Sunday, May 20, 2018

TREMOR by Brad Birch in Brits Off Broadway Program at 59E59 Theaters

L-R: Paul Rattray and Lisa Diveney in TREMOR.  Photo by Mark Douet.

Tremor by Brad Birch, a beautifully written, thought-provoking, and expertly performed two-hander, is one of the best plays currently being staged as part of this year’s Brits Off Broadway program at 59E59 Theaters.  In exploring its primary theme of survivor guilt, it deals with issues as diverse as our tendency to deny our true feelings and rationalize our real motivations; our desire to discover (or create) meanings and teleological explanations for events where none may exist; our search for guilty parties beyond the obvious (and, similarly, for victims who might not immediately come to mind); and our unconscious racist or ethnic biases (or, conversely our need to be so politically correct that we refuse to recognize realities in our dangerous world).

Sophie (Lisa Diveney) and Tom (Paul Rattray) were among a handful of survivors of a bus crash four years ago.  But while they were fortunate to survive the event physically, they weren’t so lucky psychologically or emotionally.  The trauma destroyed their relationship.  Tom went through a period of excessive drinking and his role in testifying against the bus driver (which resulted in the Muslim driver’s incarceration and made Tom a hero to some and a villain to others ) ultimately cost him his job.  Eventually,Tom did manage to move on: he married, fathered a child, started his own business, and convinced himself that he personally had done nothing wrong.

Sophie didn’t do that well: she remained racked with survivor guilt and failed to comprehend why she was alive when so many others, including children, died.  She continued searching for someone other than the bus driver himself (who may or may not have been under the influence of alcohol at the time of the accident) to blame for the crash – the police? the government? the bus company? the economic system? – and she continued to fault Tom for what she perceived as his racist attitude toward the bus driver.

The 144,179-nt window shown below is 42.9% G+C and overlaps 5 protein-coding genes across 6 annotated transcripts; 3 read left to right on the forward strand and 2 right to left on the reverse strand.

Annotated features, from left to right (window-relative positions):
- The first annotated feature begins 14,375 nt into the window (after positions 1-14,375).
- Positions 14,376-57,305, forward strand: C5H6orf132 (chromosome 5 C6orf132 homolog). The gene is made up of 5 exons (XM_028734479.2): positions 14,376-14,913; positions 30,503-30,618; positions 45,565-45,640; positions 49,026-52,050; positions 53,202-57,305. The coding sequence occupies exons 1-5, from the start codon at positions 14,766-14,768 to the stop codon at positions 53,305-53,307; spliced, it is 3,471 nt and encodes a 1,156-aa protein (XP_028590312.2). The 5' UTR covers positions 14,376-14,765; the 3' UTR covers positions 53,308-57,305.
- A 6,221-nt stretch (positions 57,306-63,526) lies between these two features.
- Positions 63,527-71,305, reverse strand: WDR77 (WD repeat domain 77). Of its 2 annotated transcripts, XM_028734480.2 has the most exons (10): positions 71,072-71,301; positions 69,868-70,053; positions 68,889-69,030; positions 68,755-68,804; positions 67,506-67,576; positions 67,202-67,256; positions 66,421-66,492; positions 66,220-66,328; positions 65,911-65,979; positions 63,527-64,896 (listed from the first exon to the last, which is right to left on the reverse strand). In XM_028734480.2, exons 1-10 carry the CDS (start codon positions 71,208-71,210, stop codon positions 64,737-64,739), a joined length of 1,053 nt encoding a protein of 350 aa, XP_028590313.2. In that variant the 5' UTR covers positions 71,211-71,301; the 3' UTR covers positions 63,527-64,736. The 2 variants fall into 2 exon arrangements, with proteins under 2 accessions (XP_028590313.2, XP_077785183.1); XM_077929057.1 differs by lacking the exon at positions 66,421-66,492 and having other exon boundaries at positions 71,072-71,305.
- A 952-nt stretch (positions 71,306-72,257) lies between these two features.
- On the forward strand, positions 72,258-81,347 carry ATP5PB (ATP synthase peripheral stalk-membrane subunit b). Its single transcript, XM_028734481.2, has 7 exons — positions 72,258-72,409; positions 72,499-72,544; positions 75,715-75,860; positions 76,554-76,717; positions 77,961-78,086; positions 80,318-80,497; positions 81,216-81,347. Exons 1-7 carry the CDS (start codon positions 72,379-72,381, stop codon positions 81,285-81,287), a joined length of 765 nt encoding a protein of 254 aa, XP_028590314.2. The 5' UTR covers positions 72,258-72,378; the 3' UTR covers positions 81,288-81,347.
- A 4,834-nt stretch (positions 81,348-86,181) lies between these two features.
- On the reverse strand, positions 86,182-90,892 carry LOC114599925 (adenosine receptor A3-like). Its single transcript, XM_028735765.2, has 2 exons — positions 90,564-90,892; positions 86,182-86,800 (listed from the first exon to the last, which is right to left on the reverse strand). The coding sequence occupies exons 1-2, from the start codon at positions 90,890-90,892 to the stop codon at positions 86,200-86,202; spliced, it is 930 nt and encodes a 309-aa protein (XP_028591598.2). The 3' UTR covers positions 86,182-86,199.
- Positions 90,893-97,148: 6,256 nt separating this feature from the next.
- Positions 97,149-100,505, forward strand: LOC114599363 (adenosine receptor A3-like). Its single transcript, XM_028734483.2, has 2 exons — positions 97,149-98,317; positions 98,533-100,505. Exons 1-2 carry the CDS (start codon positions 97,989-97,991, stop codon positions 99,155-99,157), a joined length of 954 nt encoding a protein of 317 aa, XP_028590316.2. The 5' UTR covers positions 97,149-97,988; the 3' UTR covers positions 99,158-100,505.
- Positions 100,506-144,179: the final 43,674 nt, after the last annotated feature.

When, four years after the accident, Sophie asks Tom to forgive the bus driver (who is on his death bed) the enormity of the difference in their world views becomes obvious to both of them.  But some differences are so great as to be irreconcilable and all we can do is move on.

Thursday, May 3, 2018

Russell Dixon Steals the Show in Alan Ayckbourn's A BRIEF HISTORY OF WOMEN

L-R: Frances Marshall, Antony Eden, and Louise Shuttleworth in A BRIEF HISTORY OF WOMEN.  Photo by Tony Bartholomew.

Even now, in his late seventies, the remarkably prolific Alan Ayckbourn shows no signs of slowing down.  His 81st play, A Brief History of Women, premiered at the Stephen Joseph Theatre in Scarborough, England in late 2017 and is currently being staged at 59E59 Theaters in midtown Manhattan.  (And just for the record, Ayckbourn has already penned his 82nd play, Better Off Dead, which is scheduled to premiere at the Stephen Joseph Theatre in September of this year).

A Brief History of Women relates the rather mundane tale of Anthony “Tony” Spates (Antony Eden), an ordinary man on an ordinary odyssey through life, with some emphasis on his slightly more noteworthy interactions with a small handful of different women.  The play is structured in four parts, set at 20 year intervals in Kirkbridge Manor, a Downton Abbey-ish manor house, in 1925 - or in one of its successor incarnations as the Kirkbridge Preparatory School for Girls (1945), the Kirkbridge Arts Center(1965), and the Kirkbridge Manor Hotel (1985).

When we first encounter Spates he is a 17-year old son of a farmer, serving as a temporary footman at Kirkbridge Manor during an engagement party being thrown by Lady Caroline Kirkbridge (Frances Marshall) to celebrate the engagement of her daughter and Lord Edward Kirkbridge’s (Russell Dixon’s) step-daughter, Lady Cynthia (Laura Matthews) to Captain Fergus Ffluke (Laurence Pears).  In the course of the celebration, Lady Caroline has a bit too much to drink - it is, after all, the roaring ‘twenties and “bees knees” are all the rage – which results in her barging into her husband’s study - which she had been forbidden to enter - and so enraging him (by accusing him of being homosexual) that he verges on physically attacking her.  Spates gallantly comes to her rescue and is rewarded by Lady Caroline’s bestowing on him his first “real” kiss.